Session speaker announcement: Mr Cameron Anderson Clinical Support Officer and PhD student on mass-casualty triage algorithms

Cameron andersonWe are pleased to announce session speaker Mr Cameron Anderson Clinical Support Officer, Queensland Ambulance Service and PhD student of Edith Cowan University who will speak at the 5th Australian and New Zealand Disaster and Emergency Management Conference 30-31 May 2016.

Mr Anderson will speak in the open topic stream on ‘Mass-casualty triage algorithms: in search of best practice’.

The application of algorithms to guide pre-hospital triage in mass-casualty incidents is well embedded in paramedic practice, with many such systems currently in use across the world. Such tools are, however, plagued by a paucity of evidence.

The difficulty of conducting high-quality prospective research during mass-casualty incidents has ensured that the algorithms in use today have little evidence to suggest that their use positively influences patient outcomes.

A literature review was conducted to critically analyse the literature as it relates to mass-casualty triage algorithms, with four distinct themes identified: the benefit and necessity of triage algorithms, the ability of responders to accurately apply an algorithm, education and training in mass-casualty triage, and the validation of pre-hospital triage tools.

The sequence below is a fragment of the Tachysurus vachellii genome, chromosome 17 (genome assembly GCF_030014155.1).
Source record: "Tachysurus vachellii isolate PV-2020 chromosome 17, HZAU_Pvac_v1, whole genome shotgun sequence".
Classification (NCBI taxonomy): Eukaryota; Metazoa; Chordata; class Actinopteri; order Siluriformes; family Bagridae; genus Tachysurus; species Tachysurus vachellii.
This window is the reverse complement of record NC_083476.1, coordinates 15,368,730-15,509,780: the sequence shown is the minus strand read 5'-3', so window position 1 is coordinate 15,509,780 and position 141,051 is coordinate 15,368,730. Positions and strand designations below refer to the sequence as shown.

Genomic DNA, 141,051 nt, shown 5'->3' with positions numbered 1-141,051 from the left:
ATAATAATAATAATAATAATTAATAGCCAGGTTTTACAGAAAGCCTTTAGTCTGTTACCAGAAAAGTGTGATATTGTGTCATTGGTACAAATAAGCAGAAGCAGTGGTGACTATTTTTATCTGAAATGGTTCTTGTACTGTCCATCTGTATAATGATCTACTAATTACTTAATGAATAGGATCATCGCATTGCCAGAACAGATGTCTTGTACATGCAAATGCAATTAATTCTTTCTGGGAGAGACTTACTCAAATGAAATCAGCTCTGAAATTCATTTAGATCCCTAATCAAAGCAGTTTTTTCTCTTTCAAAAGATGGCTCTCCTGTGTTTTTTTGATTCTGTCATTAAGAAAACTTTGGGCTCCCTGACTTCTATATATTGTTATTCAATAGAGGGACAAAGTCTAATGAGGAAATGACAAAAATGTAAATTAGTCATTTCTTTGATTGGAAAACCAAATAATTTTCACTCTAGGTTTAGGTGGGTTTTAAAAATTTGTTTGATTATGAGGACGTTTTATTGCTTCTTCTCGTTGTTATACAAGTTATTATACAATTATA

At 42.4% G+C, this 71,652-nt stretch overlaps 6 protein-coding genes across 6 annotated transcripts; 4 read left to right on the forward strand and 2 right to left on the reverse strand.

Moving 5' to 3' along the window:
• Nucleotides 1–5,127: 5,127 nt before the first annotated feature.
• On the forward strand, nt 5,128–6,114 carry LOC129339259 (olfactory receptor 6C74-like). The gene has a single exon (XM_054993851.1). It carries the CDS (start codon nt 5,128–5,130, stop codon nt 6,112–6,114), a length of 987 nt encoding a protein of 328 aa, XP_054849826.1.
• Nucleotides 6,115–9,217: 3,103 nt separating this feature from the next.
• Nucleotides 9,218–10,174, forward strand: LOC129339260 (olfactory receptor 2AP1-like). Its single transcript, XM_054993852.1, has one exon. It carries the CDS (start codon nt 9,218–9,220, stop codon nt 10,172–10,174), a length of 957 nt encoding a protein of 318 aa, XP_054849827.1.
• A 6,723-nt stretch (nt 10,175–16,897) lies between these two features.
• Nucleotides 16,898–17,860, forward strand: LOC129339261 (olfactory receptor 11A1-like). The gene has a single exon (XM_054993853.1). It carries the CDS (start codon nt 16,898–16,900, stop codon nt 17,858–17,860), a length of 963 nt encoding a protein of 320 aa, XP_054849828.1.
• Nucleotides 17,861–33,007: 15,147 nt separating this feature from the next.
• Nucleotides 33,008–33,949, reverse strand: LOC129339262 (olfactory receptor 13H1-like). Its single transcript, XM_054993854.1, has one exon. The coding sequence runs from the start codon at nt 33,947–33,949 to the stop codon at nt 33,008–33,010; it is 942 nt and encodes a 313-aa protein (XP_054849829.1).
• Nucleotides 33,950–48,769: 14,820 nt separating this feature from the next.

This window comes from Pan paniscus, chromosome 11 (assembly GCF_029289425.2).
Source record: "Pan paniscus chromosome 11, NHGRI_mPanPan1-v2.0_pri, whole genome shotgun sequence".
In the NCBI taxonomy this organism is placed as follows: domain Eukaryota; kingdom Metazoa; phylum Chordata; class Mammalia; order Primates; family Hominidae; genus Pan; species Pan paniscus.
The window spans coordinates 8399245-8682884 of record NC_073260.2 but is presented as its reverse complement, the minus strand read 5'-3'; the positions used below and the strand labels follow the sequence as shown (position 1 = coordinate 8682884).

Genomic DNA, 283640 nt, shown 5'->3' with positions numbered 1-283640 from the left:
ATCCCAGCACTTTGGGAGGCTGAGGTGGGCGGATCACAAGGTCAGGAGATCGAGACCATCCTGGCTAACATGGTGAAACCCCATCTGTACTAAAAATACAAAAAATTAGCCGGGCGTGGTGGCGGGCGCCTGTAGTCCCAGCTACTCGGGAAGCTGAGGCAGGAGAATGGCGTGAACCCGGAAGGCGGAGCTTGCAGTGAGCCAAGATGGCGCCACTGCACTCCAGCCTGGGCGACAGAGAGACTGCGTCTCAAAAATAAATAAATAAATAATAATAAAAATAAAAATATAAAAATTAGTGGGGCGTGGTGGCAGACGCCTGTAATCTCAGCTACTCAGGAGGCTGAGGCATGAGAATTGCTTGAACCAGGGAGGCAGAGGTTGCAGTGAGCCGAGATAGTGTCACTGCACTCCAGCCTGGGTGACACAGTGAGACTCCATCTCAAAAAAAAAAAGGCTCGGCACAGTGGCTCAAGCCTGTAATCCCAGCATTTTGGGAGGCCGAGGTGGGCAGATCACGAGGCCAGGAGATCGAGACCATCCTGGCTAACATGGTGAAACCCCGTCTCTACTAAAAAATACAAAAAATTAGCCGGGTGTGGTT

It was determined that a formal triage system may only be of benefit if medical resources are overwhelmed to the point where patients must spend an extended period undergoing treatment at a casualty collection post; where sufficient transport resources are available, formal triage algorithms may only serve to impede scene clearance.

The accuracy with which responders apply algorithms remains a complicated issue; while it was found that algorithms inherently tend towards high under-triage and low over-triage rates, human factors reverse the trend: during simulations, clinicians tend to under-triage less and over-triage slightly more, and during ”real life” incidents, clinicians tend not to under-triage, at the cost of very high instances of over-triage.

Both under- and over-triage introduce risks to patient care, so vigilant algorithm design and optimal responder training are critical; but can the clinical judgement of responding clinicians ever be adequately replaced by an algorithm?

Mr Cameron Anderson is an Advanced Care Paramedic and Clinical Support Officer with Queensland Ambulance Service, with a total of thirteen years’ service across fire, urban search and rescue and ambulance. His areas of interest are management of major disasters and complex humanitarian emergencies, and he has served in many of the most significant disasters to impact Australia during his tenure, including the 2009 Victorian bushfires and the 2011 Queensland cyclone and flood event.

Mr Anderson holds a Master of Disaster and Emergency Response and is currently undertaking a PhD in the area of population-based triage during outbreaks of infectious disease.
The 5th Australian and New Zealand Disaster and Emergency Management Conference will be held at Jupiters, Gold Coast, QLD on the 30-31 May 2016.

The Conference theme ‘EARTH, FIRE and RAIN’ will continue to examine issues that impact preparedness, resilience, response and capability. To register for the conference CLICK HERE.